Case studies are essays that seek an answer to a problem or puzzle. Case studies take extensive amounts of research and analysis into a subject, person or group to identify and answer a case problem. In most forms of writing, you'll often be advised to only research as much you need to write the essay. A case study essay differs from this way of thinking because it is primarily based around researching. The essay serves as a means to convey the research, not the other way around.
Identify the subject of your study. It's best not to decide on a case problem at this point. If you decide on a case problem too soon, you risk writing a biased essay because you'll only be using the research to answer your problem. Naturally, there will be times when you can develop the case problem first, but in general, it's a smart practice to wait until you've researched your topic to remain as objective as possible.
Choose the type of case study you want to write. You can write an illustrative case study, exploratory case study, cumulative case study or critical instance case study. Illustrative case studies don't require as much research, and they cover a topic in a general way. According to writing.colostate.edu, illustrative case studies "primarily serve to make the unfamiliar familiar." Exploratory case studies are similar to a preliminary case study that helps you identify questions and find the focus of your main case study. A cumulative case study incorporates the use of case studies already written to avoid doing redundant studies. A critical instance study concerns itself with specifics and can be useful to answer cause and effect problems.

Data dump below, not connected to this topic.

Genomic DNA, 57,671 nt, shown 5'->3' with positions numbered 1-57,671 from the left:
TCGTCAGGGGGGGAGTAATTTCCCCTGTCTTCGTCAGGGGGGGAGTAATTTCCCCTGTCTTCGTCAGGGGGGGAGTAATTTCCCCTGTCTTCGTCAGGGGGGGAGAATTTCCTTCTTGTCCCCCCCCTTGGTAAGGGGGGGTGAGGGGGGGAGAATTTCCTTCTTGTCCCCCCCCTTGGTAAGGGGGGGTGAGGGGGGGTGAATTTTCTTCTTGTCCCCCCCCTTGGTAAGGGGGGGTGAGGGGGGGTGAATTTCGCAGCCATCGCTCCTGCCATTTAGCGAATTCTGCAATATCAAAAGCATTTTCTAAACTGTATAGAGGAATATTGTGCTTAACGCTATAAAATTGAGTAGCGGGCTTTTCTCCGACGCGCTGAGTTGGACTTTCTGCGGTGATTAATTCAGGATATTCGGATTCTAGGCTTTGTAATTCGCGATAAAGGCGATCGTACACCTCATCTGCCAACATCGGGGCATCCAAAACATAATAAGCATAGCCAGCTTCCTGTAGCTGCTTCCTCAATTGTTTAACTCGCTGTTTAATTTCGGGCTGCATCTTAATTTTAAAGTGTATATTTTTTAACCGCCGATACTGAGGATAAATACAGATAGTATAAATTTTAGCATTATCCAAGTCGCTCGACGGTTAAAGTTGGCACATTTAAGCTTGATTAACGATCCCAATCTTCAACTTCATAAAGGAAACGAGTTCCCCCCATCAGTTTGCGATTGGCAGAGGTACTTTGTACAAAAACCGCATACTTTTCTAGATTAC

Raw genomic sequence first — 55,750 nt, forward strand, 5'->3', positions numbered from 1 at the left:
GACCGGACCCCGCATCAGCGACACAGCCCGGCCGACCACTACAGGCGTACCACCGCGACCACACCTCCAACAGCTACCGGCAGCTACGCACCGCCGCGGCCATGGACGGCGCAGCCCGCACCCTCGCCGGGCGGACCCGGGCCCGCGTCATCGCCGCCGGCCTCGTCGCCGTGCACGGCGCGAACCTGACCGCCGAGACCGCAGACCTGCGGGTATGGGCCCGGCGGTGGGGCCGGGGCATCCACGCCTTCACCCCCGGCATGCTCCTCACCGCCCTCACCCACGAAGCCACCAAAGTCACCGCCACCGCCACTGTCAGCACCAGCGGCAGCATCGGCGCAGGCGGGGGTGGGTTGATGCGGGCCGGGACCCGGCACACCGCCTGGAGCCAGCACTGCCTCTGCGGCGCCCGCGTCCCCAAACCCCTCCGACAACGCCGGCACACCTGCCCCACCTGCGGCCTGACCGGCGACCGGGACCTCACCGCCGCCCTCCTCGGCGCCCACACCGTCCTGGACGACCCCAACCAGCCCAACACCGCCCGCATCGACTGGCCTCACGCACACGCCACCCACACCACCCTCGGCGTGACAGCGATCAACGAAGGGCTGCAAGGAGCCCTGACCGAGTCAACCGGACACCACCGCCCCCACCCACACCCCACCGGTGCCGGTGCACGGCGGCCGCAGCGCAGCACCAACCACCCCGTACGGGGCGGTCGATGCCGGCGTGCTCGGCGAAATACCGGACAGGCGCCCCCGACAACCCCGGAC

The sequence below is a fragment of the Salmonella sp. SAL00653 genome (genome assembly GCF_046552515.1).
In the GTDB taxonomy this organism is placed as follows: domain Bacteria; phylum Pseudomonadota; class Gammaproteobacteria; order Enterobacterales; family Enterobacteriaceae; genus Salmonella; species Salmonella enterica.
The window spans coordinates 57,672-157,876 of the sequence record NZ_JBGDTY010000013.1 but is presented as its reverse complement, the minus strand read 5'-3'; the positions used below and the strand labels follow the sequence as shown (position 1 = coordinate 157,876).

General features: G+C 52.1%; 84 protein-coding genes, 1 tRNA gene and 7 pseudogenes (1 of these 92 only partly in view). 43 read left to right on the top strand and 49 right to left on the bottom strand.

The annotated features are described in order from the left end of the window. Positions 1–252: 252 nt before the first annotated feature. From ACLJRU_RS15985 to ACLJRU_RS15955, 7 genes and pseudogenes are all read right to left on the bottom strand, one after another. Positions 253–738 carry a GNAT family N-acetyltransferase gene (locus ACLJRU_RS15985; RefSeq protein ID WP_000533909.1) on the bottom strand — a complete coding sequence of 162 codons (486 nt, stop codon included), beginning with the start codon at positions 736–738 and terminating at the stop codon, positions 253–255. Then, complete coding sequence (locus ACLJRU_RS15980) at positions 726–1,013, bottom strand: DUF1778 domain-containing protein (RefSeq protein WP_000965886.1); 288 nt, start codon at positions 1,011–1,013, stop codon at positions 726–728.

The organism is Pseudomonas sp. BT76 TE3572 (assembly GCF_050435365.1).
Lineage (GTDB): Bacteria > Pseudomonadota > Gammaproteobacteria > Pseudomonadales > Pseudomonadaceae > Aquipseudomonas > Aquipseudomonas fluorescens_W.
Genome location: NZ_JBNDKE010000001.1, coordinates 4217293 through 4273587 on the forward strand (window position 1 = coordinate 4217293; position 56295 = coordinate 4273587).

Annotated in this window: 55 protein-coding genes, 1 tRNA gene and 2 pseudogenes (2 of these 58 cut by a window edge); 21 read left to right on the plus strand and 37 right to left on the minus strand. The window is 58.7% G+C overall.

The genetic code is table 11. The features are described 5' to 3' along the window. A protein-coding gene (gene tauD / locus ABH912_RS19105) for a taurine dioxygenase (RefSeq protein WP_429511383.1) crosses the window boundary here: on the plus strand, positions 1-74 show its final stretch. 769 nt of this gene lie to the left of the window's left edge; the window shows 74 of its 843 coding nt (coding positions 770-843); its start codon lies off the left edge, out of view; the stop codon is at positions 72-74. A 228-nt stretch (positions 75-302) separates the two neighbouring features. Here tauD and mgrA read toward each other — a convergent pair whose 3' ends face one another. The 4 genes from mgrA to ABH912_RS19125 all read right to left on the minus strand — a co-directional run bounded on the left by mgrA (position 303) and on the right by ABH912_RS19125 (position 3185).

Research your case study. The type of study you plan to do should dictate what and how much you research. The Internet can be an excellent research tool, keeping in mind to only use the most credible sources, such as education and government sites. Access to a University library can prove invaluable, especially when seeking academic journals and other case studies. You should only use credible resources when researching outside of the Internet as well, and the most credible sources are often printed by a university press. The research phase is also the time to conduct any interviews you need.
Analyze your research. It's beneficial to work in a group and distribute research throughout the group. This is also the time to think about identifying a case problem, which is easier to develop through group discussion.
Outline your essay. Many people may want to skip this, but outlining is a smart practice. Think of it as a first draft without actually writing the first draft. Use your outline to put your main ideas in a logical order. There are no specific rules for outlining a case study essay. You should include an introduction, body and conclusion just like any other essay. While there may not be any exact rules for outlining a case study, keep this advice from ggtp.org in mind, "[A case study] is information arranged in such a way that the reader is put in the same position as the case writer was at the beginning when he or she was faced with a new situation and asked to figure out what was going on."
Write your first draft. If you've outlined, writing the first draft should be significantly easier because you'll have a plan to follow. Remember that an outline is just a plan, and you'll probably have to change things along the way as necessary.
Edit your draft. Correct obvious grammatical errors. Make sure all the paragraphs are in the order you want them. Consider that some information may work better if presented in a different order.
Write a final draft. A benefit of putting together a strong outline is that you won't need major rewrites, but some paragraphs and sentences can usually be rewritten more clearly and efficiently.